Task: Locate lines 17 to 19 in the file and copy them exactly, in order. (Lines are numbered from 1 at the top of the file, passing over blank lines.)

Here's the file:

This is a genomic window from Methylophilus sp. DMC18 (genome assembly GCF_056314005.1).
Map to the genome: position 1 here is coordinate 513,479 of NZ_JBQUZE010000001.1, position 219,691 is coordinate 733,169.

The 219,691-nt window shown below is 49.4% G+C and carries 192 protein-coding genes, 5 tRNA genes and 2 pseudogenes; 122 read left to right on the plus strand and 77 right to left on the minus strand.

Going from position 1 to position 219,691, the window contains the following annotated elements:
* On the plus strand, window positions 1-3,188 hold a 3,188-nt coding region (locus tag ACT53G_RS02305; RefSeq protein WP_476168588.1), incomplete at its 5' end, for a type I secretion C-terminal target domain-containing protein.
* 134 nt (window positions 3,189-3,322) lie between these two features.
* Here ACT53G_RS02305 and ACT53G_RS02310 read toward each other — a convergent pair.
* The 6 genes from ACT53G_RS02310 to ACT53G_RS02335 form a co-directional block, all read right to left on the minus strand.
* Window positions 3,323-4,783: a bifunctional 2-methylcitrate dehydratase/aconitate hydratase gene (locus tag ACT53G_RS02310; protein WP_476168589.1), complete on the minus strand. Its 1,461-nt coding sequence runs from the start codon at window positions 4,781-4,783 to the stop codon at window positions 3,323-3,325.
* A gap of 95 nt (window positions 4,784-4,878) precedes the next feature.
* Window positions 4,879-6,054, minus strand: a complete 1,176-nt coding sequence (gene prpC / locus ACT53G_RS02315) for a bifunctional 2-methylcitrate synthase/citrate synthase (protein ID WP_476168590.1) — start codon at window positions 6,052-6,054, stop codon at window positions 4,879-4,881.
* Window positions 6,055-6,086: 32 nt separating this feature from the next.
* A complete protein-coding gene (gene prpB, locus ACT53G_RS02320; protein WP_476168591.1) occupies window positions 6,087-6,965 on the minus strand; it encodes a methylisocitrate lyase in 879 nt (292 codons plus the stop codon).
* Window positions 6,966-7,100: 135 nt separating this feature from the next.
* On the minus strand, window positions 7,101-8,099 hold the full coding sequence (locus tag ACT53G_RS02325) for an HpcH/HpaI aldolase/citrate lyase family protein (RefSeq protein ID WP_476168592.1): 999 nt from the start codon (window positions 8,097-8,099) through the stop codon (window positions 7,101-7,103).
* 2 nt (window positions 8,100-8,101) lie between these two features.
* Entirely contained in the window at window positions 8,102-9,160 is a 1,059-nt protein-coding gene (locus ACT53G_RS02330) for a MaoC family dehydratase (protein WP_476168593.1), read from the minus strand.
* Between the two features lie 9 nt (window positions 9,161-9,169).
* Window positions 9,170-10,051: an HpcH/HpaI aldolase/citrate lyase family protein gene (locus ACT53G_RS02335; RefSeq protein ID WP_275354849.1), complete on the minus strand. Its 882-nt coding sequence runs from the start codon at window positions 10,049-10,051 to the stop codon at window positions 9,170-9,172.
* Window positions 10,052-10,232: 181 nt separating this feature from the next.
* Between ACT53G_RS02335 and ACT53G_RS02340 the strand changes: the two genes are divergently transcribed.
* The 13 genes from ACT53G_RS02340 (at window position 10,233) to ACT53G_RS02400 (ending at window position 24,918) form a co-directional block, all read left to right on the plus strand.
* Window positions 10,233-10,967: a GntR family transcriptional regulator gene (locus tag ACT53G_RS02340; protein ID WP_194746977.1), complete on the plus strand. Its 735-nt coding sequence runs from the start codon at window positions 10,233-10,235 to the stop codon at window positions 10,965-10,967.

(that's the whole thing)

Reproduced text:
* Entirely contained in the window at window positions 8,102-9,160 is a 1,059-nt protein-coding gene (locus ACT53G_RS02330) for a MaoC family dehydratase (protein WP_476168593.1), read from the minus strand.
* Between the two features lie 9 nt (window positions 9,161-9,169).
* Window positions 9,170-10,051: an HpcH/HpaI aldolase/citrate lyase family protein gene (locus ACT53G_RS02335; RefSeq protein ID WP_275354849.1), complete on the minus strand. Its 882-nt coding sequence runs from the start codon at window positions 10,049-10,051 to the stop codon at window positions 9,170-9,172.